Life is linear but you can rewind and snip out the mistakes.

I was enchanted by the story of Ken Loach editing his latest film on an old fashioned Steenbeck machine, where the 35mm film is literally cut and stuck together with tape. It seems he ran out of tape and was helped out by the Pixar studios.

What it has made me think of during the course of the day is not the switch from analogue to digital, but the more important change – linear to non-linear.  I started my career at the BBC in the linear world on film.  The shift, I think, has radically altered the way we think and create and live.

Directors in the old world had to pre-visualise the story and decide in advance how the film was to be constructed.  Even more so with linear video editing once you had laid down a shot there was no chance of easily changing it without starting over.  The skill was to hold the vision for the film in your mind, (in fact edit in your mind), and then conform the material to your vision.  Story boards were important but could never replace the actual process of thinking and editing in the session.  You had to work with the editor and share your vision in words.  Now, it seems, many directors will pop out of the editing session for a quick beer and leave the editor to it.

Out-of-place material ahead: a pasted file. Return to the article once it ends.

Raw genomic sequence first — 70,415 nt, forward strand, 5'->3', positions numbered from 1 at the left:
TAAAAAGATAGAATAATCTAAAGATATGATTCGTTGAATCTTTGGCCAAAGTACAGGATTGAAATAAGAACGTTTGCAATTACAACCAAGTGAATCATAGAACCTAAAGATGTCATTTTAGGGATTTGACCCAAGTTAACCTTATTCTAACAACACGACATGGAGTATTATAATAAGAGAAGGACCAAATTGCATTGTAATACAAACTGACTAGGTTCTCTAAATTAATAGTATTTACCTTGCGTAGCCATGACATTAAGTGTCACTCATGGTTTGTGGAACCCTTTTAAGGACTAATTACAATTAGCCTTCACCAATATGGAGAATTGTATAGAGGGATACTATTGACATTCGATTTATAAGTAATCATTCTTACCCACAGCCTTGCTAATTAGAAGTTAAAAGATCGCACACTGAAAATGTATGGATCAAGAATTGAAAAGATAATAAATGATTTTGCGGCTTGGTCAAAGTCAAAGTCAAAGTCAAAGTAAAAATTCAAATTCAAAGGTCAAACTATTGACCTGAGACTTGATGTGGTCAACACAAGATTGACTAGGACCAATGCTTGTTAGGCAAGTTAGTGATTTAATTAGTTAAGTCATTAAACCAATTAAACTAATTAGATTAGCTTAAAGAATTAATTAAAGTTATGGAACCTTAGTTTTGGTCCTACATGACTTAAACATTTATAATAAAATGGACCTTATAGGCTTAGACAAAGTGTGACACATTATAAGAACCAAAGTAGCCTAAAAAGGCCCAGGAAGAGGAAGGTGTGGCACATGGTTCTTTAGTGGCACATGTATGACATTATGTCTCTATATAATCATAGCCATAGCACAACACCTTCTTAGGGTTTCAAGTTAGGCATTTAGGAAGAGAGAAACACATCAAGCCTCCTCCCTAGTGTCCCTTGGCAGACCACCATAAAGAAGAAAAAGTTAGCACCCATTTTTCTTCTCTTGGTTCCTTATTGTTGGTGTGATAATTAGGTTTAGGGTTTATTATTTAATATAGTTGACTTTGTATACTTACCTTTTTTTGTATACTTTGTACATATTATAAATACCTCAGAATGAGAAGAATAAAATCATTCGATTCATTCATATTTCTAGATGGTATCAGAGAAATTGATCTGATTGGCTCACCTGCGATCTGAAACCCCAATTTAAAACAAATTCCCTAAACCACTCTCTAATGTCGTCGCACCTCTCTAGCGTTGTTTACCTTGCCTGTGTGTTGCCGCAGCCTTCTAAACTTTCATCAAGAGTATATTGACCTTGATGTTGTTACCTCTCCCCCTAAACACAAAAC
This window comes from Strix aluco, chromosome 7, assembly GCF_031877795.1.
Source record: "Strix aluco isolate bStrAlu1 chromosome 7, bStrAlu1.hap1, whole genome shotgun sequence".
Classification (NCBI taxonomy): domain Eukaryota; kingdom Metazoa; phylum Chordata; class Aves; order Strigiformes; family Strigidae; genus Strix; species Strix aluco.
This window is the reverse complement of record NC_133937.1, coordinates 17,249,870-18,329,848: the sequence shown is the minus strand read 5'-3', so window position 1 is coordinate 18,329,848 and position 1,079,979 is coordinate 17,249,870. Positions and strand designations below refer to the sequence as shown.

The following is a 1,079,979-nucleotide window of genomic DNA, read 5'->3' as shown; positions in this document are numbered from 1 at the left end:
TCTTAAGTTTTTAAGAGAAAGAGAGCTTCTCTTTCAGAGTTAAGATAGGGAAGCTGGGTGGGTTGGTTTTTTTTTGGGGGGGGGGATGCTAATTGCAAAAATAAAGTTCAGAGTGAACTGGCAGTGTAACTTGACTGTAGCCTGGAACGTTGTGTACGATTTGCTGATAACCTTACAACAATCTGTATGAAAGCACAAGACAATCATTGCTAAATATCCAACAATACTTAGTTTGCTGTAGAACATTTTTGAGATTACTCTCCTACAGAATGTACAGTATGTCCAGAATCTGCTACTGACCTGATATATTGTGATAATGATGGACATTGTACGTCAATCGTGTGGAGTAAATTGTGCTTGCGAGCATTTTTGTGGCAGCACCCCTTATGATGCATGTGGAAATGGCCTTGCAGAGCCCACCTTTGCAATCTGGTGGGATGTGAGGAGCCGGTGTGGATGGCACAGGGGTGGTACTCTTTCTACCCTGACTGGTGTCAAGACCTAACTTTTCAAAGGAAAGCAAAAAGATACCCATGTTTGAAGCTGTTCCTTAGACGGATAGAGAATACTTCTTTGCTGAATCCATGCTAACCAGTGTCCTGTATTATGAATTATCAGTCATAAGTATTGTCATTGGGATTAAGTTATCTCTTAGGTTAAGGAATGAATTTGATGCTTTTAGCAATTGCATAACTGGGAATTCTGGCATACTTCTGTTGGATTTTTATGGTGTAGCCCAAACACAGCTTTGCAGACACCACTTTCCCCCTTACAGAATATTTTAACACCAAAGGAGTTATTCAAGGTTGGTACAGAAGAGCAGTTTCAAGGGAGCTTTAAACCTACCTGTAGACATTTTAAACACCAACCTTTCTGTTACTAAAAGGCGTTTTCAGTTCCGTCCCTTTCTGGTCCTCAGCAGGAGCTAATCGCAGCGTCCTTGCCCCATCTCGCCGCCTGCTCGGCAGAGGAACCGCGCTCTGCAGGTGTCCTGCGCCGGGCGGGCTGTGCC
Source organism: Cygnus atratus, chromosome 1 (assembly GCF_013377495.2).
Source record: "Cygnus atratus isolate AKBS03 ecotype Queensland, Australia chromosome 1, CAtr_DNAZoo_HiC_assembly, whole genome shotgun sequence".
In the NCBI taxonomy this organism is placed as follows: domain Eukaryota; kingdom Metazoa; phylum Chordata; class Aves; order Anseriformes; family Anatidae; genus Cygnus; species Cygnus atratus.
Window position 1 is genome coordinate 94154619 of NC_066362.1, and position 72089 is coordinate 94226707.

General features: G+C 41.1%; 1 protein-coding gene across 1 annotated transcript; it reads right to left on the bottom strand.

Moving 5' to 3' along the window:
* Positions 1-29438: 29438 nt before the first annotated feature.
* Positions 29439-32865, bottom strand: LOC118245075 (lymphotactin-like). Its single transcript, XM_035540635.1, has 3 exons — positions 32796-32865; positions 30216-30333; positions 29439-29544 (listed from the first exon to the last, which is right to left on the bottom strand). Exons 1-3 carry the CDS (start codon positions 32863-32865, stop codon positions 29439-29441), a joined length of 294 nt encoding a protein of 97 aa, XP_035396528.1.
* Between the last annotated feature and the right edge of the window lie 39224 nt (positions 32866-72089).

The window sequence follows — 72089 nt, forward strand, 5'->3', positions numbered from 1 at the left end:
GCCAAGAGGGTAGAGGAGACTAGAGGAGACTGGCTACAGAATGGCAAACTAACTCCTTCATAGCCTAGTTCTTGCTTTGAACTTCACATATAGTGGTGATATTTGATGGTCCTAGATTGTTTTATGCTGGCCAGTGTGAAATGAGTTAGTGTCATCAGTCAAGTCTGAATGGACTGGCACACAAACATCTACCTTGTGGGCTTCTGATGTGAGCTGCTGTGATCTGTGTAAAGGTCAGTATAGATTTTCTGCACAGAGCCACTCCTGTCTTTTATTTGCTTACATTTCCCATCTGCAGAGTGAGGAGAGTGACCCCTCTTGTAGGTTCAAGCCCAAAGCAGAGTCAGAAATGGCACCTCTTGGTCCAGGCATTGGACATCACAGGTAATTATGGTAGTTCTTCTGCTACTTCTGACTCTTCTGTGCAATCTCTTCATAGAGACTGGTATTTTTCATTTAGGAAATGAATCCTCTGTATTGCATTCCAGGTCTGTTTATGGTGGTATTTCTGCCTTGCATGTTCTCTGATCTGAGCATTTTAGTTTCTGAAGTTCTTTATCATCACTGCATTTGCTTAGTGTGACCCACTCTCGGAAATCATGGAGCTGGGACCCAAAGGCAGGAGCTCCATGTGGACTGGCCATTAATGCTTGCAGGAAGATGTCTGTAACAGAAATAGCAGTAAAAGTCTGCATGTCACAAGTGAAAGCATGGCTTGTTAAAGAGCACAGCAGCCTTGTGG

A literary version of this is using a typewriter. As I am writing this I am habitialy running back over the text to change little bits of it, but with an old fashioned typewriter you had to think of what you were  going to write before writing it. Now you can skip back and forth.

Of course thinking about what you are doing before you do it is common sense.  If you take that thought to the extreme you might say it’s sensible to plan your life out befor living it.  It seems to me that in the old world many people DID plan their lives out in advance and then run the recording.  The impact of being able to change and edit at any stage in the process even extends now to history.  Rather than accepting that “we are where we are” we rewind our story and tweek the bits we don’t care for and buff  it up a bit, snip out the mistakes.

Real life is in fact linear but that shouldn’t mean we can’t be forgiven for the odd mistake.

Published by Mark

Mark Waddington is a former BBC broadcaster and producer. He now works for the Diocese of Leeds as Urban Mission Officer. If you would like to get in touch email mark.waddington@leeds.anglican.org

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